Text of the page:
The Transfer of Stress from Daily Hassles to the Driving Environment in a Fleet Sample
Rowden, Peter J., Watson, Barry C., & Biggs, Herbert C. (2006) The Transfer of Stress from Daily Hassles to the Driving Environment in a Fleet Sample. In Australasian Road Safety Research, Policing and Education Conference, 25-27 October 2006, Gold Coast, Queensland.
It is widely recognised that stress can have a profound effect on individual lives. For organisations, stress has been shown to have considerable impact on several outcomes such as employee absenteeism, turnover, and injury rates. As work-related motor vehicle crashes have been shown to be the major source of workplace fatalities it is considered important to quantify the role of stress in fleet driving. Previous studies have shown that stress from life events has been associated with increased crash involvement. Accordingly, this study aimed to investigate how stress from daily hassles (outside of work) may impact upon driving lapses, errors, and violations for drivers of Queensland Government fleet vehicles. Participants (N = 247) completed a modified version of the Daily Stress Inventory, the Driver Behaviour Questionnaire (DBQ), and a brief questionnaire for demographic and exposure information. Hierarchical multiple regression revealed that after controlling for age, gender, and hours per week driving, daily hassles significantly predicted DBQ scores. This suggests that drivers’ subjective responses to specific antecedent events (e.g., hassles at home) places them in a vulnerable state that affects their driving behaviour. This is discussed in terms of Matthews’ (2001) Transactional Model of Driver Stress. The implications of the research are discussed, including the need for organisations to consider the far reaching effects of stress and the associated costs in terms of fleet safety and, accordingly, address such issues within organisational policies and procedures.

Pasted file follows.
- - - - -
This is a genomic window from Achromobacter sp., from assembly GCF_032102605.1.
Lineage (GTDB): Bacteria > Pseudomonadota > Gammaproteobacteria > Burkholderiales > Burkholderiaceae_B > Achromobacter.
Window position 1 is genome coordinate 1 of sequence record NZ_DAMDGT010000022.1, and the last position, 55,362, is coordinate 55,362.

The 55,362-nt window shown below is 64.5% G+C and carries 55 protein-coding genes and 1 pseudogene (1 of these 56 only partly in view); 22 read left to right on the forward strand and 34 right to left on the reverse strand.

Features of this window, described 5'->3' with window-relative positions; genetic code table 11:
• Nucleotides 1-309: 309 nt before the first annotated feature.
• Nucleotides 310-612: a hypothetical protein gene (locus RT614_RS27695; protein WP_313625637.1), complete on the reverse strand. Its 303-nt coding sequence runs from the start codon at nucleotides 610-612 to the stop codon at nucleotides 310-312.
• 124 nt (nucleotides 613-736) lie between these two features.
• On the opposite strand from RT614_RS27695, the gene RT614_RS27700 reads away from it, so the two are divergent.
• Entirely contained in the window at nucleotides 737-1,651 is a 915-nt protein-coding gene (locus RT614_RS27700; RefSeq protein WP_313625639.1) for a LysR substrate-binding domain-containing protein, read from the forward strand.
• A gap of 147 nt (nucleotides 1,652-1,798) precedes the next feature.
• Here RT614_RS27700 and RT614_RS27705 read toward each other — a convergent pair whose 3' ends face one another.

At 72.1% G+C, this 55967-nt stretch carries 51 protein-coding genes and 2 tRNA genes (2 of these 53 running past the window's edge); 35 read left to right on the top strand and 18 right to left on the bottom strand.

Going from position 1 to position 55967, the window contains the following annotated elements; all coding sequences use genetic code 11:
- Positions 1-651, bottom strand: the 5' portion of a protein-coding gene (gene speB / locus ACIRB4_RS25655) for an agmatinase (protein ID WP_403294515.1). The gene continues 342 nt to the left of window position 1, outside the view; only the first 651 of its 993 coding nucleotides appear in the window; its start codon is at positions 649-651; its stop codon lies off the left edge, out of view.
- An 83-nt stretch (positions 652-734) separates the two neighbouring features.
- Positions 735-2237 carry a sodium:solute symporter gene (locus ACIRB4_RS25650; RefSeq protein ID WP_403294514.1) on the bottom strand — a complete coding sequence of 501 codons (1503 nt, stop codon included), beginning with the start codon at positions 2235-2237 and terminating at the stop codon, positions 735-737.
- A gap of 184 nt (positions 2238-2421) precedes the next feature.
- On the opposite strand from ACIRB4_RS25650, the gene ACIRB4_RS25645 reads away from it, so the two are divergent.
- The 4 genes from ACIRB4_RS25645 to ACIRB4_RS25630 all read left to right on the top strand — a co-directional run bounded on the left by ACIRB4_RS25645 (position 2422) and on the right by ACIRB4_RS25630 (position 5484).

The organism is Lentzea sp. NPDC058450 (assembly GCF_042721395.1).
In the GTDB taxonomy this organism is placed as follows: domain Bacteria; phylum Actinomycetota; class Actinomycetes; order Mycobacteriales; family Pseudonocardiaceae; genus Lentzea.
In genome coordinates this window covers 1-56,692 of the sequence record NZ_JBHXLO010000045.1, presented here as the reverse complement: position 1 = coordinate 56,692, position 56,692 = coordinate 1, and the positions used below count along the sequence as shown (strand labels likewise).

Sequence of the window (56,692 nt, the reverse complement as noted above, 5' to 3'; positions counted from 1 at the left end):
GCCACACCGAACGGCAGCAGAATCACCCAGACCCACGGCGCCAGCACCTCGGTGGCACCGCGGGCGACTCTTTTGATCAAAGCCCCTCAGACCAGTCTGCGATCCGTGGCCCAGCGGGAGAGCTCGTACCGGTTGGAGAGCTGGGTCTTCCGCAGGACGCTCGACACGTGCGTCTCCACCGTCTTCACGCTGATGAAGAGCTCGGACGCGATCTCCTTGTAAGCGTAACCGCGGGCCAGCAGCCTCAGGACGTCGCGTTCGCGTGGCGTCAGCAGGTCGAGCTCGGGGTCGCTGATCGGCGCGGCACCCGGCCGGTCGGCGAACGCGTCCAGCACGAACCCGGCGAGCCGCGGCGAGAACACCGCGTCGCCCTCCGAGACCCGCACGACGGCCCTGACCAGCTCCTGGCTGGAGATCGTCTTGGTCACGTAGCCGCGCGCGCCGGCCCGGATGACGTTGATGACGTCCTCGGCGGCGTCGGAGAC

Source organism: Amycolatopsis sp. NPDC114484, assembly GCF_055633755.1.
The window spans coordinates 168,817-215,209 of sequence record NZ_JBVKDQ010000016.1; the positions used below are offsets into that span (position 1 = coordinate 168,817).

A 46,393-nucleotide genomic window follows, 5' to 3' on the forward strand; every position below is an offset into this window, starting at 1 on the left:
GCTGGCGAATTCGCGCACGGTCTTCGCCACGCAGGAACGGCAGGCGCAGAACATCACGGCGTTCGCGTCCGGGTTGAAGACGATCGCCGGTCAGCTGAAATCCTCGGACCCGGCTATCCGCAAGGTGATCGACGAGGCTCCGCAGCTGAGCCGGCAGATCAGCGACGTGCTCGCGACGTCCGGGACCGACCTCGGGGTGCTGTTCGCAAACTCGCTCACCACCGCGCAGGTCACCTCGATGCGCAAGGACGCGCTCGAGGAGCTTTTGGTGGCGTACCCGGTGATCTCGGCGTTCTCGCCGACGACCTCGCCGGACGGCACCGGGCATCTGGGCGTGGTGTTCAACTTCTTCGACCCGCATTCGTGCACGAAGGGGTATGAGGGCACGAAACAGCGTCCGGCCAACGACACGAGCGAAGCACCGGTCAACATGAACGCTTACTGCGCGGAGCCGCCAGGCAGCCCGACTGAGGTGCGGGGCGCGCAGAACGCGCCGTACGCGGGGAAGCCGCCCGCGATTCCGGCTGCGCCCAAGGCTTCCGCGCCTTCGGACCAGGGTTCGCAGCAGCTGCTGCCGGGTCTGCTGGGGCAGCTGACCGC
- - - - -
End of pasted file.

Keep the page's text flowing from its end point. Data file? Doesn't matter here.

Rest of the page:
Impact and interest:
Citation countsare sourced monthly fromand citation databases.
These databases contain citations from different subsets of available publications and different time periods and thus the citation count from each is usually different. Some works are not in either database and no count is displayed. Scopus includes citations from articles published in 1996 onwards, and Web of Science® generally from 1980 onwards.
Citations counts from theindexing service can be viewed at the linked Google Scholar™ search.
Full-text downloadsdisplays the total number of times this work’s files (e.g., a PDF) have been downloaded from QUT ePrints as well as the number of downloads in the previous 365 days. The count includes downloads for all files if a work has more than one.
|Item Type:||Conference Paper|
|Keywords:||stress, road safety|
|Subjects:||Australian and New Zealand Standard Research Classification > PSYCHOLOGY AND COGNITIVE SCIENCES (170000) > PSYCHOLOGY (170100) > Sensory Processes Perception and Performance (170112)|
Australian and New Zealand Standard Research Classification > PSYCHOLOGY AND COGNITIVE SCIENCES (170000) > PSYCHOLOGY (170100) > Psychology not elsewhere classified (170199)
Australian and New Zealand Standard Research Classification > PSYCHOLOGY AND COGNITIVE SCIENCES (170000) > PSYCHOLOGY (170100)
|Divisions:||Current > Research Centres > Centre for Accident Research & Road Safety - Qld (CARRS-Q)|
Current > QUT Faculties and Divisions > Faculty of Health
Current > Institutes > Institute of Health and Biomedical Innovation
|Copyright Owner:||Copyright 2006 (please consult author)|
|Deposited On:||16 Feb 2007|
|Last Modified:||29 Feb 2012 23:24|
Repository Staff Only: item control page